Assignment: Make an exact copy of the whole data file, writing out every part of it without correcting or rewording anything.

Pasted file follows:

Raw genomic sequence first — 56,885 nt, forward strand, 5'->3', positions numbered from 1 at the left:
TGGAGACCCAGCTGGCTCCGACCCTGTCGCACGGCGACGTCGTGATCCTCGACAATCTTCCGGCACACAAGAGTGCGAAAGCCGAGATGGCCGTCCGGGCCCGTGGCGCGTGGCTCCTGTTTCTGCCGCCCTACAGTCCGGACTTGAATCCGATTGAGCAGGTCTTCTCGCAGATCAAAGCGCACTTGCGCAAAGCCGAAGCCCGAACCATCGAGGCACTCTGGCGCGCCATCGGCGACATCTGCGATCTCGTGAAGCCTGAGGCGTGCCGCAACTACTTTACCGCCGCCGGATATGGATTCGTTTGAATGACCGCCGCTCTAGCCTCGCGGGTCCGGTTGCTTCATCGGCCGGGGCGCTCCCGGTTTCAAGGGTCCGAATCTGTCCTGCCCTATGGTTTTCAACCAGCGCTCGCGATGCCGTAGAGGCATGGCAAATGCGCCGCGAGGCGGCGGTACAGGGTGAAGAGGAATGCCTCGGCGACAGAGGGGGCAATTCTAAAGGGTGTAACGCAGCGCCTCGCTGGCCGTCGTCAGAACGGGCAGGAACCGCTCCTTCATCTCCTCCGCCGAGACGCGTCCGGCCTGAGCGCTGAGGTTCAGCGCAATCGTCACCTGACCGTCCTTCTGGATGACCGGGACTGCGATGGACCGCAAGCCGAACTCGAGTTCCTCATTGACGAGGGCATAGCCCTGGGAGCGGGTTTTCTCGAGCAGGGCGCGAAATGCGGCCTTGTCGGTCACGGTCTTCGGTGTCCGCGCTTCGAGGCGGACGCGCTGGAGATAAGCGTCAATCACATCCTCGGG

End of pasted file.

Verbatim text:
Raw genomic sequence first — 56,885 nt, forward strand, 5'->3', positions numbered from 1 at the left:
TGGAGACCCAGCTGGCTCCGACCCTGTCGCACGGCGACGTCGTGATCCTCGACAATCTTCCGGCACACAAGAGTGCGAAAGCCGAGATGGCCGTCCGGGCCCGTGGCGCGTGGCTCCTGTTTCTGCCGCCCTACAGTCCGGACTTGAATCCGATTGAGCAGGTCTTCTCGCAGATCAAAGCGCACTTGCGCAAAGCCGAAGCCCGAACCATCGAGGCACTCTGGCGCGCCATCGGCGACATCTGCGATCTCGTGAAGCCTGAGGCGTGCCGCAACTACTTTACCGCCGCCGGATATGGATTCGTTTGAATGACCGCCGCTCTAGCCTCGCGGGTCCGGTTGCTTCATCGGCCGGGGCGCTCCCGGTTTCAAGGGTCCGAATCTGTCCTGCCCTATGGTTTTCAACCAGCGCTCGCGATGCCGTAGAGGCATGGCAAATGCGCCGCGAGGCGGCGGTACAGGGTGAAGAGGAATGCCTCGGCGACAGAGGGGGCAATTCTAAAGGGTGTAACGCAGCGCCTCGCTGGCCGTCGTCAGAACGGGCAGGAACCGCTCCTTCATCTCCTCCGCCGAGACGCGTCCGGCCTGAGCGCTGAGGTTCAGCGCAATCGTCACCTGACCGTCCTTCTGGATGACCGGGACTGCGATGGACCGCAAGCCGAACTCGAGTTCCTCATTGACGAGGGCATAGCCCTGGGAGCGGGTTTTCTCGAGCAGGGCGCGAAATGCGGCCTTGTCGGTCACGGTCTTCGGTGTCCGCGCTTCGAGGCGGACGCGCTGGAGATAAGCGTCAATCACATCCTCGGG